A. I am one of handful of members still around from the passage of the original Senate Bill 1 in 2009, and I was part of the conference committee that worked on that. While I am certainly open to and think we need to look at some changes to our accountability system, particularly with the federal ESSA (Every Student Succeeds Act), I want this to be a deliberate approach, because we have made significant gains in Kentucky. I am on the Southern Region Education Board, and we just got back a few weeks ago from a conference and it is nice to hear them brag about Kentucky. A lot of that is because of some things that were changed and directed under the original Senate Bill 1. I do think there are some things we can do to improve the accountability system. Obviously, there is a push to restrict teaching to the test. That was what we were trying to do with the original Senate Bill 1 – we really need to just get back to teaching students. We don’t want it to the point that teachers and administrators feel so much pressure that they lose their emphasis on teaching students.
Q. Are there some specifics that you want to look at?
A. I think we need to have a huge discussion on program reviews. We hear that they are very time-consuming and burdensome and there is a question about how accurate the scoring is because districts are scoring their own. But in saying that, I want to make sure we still have some component that factors in the programs that fall under this, like visual and performing arts. I think it is important to have some measure in there. I don’t want to see measurement totally stripped out, because the reality seems to be if it is not assessed anymore, the program probably loses some of the emphasis it once had. I think we should get back to less testing but at the same time have an accountability measure that will truly measure the progress of individual students – comparing student A from one year to the next year.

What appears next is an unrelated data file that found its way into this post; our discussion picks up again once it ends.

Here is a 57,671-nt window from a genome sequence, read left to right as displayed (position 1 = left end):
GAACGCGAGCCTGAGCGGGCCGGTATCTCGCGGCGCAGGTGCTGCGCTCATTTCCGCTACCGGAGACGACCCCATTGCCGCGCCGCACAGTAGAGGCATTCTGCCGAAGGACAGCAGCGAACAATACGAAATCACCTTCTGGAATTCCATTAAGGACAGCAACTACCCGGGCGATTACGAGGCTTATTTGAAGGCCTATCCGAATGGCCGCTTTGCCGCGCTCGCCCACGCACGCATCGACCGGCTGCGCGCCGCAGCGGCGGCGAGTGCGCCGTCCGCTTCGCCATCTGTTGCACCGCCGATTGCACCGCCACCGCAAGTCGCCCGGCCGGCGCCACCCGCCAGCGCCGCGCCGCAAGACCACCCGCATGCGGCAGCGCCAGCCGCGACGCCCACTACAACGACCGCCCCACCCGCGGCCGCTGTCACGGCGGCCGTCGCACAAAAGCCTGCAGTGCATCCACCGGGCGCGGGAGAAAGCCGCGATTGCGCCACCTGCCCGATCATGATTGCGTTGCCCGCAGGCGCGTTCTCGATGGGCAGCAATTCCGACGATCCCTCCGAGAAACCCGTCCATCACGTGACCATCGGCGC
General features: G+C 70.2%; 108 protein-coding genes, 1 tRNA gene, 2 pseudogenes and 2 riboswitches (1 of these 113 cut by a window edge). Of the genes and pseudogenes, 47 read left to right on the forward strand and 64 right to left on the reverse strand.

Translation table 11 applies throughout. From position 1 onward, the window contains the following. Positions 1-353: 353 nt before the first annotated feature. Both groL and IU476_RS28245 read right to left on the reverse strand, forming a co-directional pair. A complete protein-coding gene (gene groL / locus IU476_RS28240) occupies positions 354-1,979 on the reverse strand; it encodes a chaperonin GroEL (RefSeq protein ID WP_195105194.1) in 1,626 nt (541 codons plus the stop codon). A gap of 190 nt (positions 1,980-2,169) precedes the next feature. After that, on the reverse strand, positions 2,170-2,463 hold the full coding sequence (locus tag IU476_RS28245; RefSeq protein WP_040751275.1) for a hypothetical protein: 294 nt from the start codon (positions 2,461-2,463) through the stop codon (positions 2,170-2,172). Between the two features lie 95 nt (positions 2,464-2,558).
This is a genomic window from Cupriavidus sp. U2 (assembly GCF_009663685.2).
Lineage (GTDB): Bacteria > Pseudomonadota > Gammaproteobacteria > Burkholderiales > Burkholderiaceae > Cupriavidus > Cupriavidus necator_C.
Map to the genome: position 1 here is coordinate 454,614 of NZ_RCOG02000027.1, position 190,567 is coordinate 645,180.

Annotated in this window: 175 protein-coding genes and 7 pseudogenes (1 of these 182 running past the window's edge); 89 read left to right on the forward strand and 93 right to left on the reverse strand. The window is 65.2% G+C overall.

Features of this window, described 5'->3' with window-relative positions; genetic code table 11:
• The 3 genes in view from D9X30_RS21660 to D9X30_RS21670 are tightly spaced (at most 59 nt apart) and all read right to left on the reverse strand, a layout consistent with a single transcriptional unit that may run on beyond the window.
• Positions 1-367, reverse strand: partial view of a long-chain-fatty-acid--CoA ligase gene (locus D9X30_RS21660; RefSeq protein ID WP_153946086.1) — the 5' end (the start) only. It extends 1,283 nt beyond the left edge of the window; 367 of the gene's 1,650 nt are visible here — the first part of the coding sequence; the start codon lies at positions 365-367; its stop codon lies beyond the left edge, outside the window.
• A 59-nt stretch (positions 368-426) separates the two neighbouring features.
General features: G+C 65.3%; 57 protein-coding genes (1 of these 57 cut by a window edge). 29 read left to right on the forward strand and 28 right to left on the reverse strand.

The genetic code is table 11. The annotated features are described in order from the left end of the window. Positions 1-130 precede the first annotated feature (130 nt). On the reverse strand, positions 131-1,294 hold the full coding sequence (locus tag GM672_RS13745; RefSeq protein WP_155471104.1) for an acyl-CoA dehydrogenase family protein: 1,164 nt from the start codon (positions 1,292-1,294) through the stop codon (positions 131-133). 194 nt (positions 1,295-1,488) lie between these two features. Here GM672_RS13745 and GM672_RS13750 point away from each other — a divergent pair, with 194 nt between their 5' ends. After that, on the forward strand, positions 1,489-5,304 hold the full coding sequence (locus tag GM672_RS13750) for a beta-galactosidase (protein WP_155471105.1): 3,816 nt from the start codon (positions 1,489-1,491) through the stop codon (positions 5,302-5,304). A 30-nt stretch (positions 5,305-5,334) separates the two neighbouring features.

Q. What about school choice?
A. We also are working with the administration on school choice issues, which is a big thing for them, but at the same time we are making sure we are very deliberate about the approach. We want to do all we can to make sure our traditional public school systems, which have done a very good job for most of the students, continue to be emphasized and supported in a proper manner. That is a huge goal: to have the discussions on school choice issues that the administration is supportive of, but at the same time, make sure we approach it very deliberately to make sure every effort is made to provide opportunities for all children, but not at the sacrifice of public schools that are currently, many of them – not all, but most – doing what I think is a pretty credible job.
Q. Do you have an opinion on school choice?